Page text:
It is true, as the Court of Appeals for the District of Columbia Circuit pointed out in United States v. Bruce, 939 F.2d 1053, 1055 (D.C. Cir. 1991), that possession of a drug with intent to distribute it in the future "is in a sense a passive crime...." Surely however, it is not analytically impossible for someone to use a gun in relation to the passive possession of drugs before the drugs are distributed. If a person who is in possession of drugs uses a gun to shoot someone who attempts to deprive him of possession, for example, such a use unquestionably comes within 18 U.S.C. § 924(c) (1). It is well established, moreover, that one can use a gun without displaying it; a drug dealer who keeps a loaded weapon with his drugs for the purpose of protecting his inventory is "using" the gun in relation to his drug crime regardless of whether he has occasion to brandish the weapon or fire it. See Matra, 841 F.2d at 842-43, and the cases there cited. As we said in Head, 927 F.2d at 1366, quoting Acosta-Cazares, 878 F.2d at 952, " [t]he terms 'uses' and 'carries,' in Section 924(c) (1), 'should be construed broadly to cover the gamut of situations where drug traffickers have ready access to weapons with which they secure or enforce their transactions.' "
The Court of Appeals for the Second Circuit pointed out in United States v. Feliz-Cordero, 859 F.2d 250, 254 (2d Cir. 1988), that "section 924(c) requires more than mere possession of a firearm. Rather, there must be some relation or connection between the firearm and the underlying crime." But notwithstanding the "frequent connection between firearms and narcotics trafficking," id., the Feliz-Cordero court held that the necessary connection could not be inferred from the presence of a loaded .38 caliber Smith and Wesson revolver in the drawer of a dresser located in an apartment that also contained cocaine, drug records, $11,000 in cash, a beeper, and extra rounds of ammunition. We have noted elsewhere that this holding is difficult to reconcile with our circuit precedent. United States v. Jackson, No. 90-1609, 1991 U.S.App LEXIS 1757, at * 17 (6th Cir. Feb. 1, 1991). Insofar as there is a conflict, of course, and unless the Supreme Court or Congress should instruct us otherwise, we must follow our own precedents.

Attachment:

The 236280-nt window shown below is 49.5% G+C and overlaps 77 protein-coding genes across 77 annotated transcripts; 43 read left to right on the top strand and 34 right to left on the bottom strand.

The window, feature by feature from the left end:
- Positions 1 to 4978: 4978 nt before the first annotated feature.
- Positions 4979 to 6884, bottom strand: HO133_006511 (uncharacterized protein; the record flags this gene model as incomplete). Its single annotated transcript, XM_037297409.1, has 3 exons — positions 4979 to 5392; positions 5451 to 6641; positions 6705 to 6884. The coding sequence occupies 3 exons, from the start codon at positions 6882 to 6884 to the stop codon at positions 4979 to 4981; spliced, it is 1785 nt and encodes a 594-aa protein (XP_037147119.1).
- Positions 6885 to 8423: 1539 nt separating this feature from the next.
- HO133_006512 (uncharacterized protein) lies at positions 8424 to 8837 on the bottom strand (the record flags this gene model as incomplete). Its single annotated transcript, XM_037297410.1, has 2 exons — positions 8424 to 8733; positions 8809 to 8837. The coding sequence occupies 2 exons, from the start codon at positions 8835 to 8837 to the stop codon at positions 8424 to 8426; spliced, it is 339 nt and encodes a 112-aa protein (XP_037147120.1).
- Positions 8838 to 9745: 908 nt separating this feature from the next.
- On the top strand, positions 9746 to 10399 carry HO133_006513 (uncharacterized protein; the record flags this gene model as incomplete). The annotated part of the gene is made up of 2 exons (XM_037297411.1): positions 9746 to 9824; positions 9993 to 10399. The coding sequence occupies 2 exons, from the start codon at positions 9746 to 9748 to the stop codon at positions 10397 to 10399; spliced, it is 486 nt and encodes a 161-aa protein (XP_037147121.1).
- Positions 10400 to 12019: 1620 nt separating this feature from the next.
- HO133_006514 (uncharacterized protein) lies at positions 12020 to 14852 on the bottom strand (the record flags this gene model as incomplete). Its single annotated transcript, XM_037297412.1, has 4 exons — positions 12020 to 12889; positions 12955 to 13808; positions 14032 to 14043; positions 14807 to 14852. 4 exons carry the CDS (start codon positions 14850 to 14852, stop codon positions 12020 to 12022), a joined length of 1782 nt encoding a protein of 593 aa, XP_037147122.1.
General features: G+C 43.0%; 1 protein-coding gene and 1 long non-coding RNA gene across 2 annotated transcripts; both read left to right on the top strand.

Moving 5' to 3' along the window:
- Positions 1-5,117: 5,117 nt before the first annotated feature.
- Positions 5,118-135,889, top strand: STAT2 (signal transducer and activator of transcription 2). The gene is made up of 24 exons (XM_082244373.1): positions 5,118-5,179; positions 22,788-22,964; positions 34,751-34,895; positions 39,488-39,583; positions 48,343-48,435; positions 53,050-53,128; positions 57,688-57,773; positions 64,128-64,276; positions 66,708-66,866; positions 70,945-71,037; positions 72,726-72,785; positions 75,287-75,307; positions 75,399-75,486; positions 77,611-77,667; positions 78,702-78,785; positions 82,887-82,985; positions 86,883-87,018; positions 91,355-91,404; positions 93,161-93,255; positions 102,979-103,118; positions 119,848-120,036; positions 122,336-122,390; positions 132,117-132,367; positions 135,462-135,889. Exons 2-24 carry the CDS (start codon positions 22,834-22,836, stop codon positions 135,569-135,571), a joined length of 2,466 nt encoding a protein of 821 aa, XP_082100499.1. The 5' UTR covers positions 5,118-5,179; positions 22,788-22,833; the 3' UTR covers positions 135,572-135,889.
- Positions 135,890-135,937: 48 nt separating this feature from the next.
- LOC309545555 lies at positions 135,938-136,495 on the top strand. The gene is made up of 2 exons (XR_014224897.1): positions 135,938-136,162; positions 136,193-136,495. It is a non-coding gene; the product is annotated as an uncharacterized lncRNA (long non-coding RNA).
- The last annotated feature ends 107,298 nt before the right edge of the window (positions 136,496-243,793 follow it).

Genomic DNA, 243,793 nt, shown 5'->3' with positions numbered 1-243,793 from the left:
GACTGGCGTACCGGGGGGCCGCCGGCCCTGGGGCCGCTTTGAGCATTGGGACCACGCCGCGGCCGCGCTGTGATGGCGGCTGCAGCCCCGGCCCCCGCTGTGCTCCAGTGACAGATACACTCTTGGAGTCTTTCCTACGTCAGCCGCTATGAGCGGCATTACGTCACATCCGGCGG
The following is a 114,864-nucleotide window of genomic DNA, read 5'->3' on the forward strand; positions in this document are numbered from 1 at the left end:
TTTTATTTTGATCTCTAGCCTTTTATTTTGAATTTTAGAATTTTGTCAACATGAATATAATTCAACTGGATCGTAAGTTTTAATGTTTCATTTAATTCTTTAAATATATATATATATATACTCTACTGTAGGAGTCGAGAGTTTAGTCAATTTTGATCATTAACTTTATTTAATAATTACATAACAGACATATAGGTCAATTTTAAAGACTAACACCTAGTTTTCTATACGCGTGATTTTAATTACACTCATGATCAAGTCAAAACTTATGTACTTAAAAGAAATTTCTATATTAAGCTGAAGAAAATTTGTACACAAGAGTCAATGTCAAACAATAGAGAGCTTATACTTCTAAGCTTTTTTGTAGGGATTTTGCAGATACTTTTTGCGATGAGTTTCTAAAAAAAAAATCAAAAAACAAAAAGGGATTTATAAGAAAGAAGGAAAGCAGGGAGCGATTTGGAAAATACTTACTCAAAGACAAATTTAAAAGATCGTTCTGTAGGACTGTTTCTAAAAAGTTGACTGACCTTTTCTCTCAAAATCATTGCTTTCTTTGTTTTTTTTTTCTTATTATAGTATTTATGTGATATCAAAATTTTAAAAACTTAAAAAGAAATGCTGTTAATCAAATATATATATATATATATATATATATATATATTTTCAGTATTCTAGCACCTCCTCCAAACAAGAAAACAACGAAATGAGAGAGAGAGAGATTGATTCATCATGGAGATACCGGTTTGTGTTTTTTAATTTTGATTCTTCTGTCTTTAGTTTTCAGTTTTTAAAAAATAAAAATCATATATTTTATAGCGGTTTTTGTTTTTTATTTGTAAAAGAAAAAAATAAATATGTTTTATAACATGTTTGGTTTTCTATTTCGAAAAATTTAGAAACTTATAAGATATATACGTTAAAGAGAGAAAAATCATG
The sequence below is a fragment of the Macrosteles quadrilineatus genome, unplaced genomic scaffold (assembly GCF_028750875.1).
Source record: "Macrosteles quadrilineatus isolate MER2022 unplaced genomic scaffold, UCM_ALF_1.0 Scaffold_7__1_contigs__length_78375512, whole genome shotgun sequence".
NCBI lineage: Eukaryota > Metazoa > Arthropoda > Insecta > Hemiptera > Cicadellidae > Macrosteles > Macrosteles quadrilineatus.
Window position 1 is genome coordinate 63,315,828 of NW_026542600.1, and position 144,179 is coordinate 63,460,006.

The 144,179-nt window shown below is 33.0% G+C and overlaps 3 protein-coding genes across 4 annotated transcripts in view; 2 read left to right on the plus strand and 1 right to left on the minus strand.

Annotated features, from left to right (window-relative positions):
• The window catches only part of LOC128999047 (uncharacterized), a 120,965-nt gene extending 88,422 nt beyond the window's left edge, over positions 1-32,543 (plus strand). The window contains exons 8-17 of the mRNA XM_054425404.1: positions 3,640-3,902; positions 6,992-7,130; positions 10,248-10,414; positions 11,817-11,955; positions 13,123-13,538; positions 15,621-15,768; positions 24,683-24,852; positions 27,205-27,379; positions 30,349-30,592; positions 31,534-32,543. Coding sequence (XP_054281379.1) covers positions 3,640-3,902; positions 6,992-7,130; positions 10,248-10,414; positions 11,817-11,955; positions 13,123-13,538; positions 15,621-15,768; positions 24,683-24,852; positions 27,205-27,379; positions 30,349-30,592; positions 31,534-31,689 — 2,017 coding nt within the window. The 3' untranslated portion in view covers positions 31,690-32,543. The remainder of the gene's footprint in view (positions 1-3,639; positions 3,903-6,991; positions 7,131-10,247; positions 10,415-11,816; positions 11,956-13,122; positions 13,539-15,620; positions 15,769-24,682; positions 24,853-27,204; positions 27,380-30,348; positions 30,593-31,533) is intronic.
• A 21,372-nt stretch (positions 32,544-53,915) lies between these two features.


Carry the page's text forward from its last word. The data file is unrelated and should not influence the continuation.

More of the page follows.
At the time when it was discovered in the nightstand drawer, the loaded .38 caliber derringer had its barrel secured in place by a bolt with a nut on the end. (The bolt served as a substitute for a latch mechanism that had been removed.) The gun was capable of being fired, and there was testimony that an officer had test fired it with the bolt in place.
At the time when it was introduced in evidence at the trial, the derringer no longer had the bolt and nut in place. The defendant argues that without the bolt and nut, the derringer was not a "firearm" because it might have misfired or exploded if someone had tried to shoot it in this condition. The defendant also argues that without the bolt and nut, the derringer would have been "less accessible to a person intending to use it."
These arguments border on the frivolous. The bolt and nut were unquestionably in place when the weapon was found, and the weapon was unquestionably loaded and capable of being fired at that time. The fact that removal of the bolt might have made it more dangerous for someone to fire the weapon hardly means that what the officers found in the nightstand of the defendant's bedroom was not a firearm. The derringer was obviously a firearm, and we do not believe that it was unduly prejudicial for the jury to be allowed to see the gun without the bolt; the testimony made it very clear that the bolt was merely a safety device.
Although the defendant was the only person found in the house, he argues that there was no proof that he was in actual or constructive possession of the room in which he was found or of the weapons in the nightstand drawer. We reject these arguments as well; the evidence must be viewed in the light most favorable to the government, and the government is entitled to the benefit of all favorable inferences that may reasonably be drawn from the evidence. United States v. Tilton, 714 F.2d 642, 645 (6th Cir. 1983). Under these principles, the jury was entitled to find that the defendant was in control of the room and its contents, just as it was entitled to find that the weapons were being kept in the nightstand drawer to help protect the drugs that had been delivered to the defendant the night before.
On the basis of what has already been said, finally, the conviction under 18 U.S.C. § 922(g) must be upheld; it is undisputed that the defendant had previously been convicted of a series of felonies, and if he "used" a firearm under § 924(c), he "possessed" the firearm under § 922(g).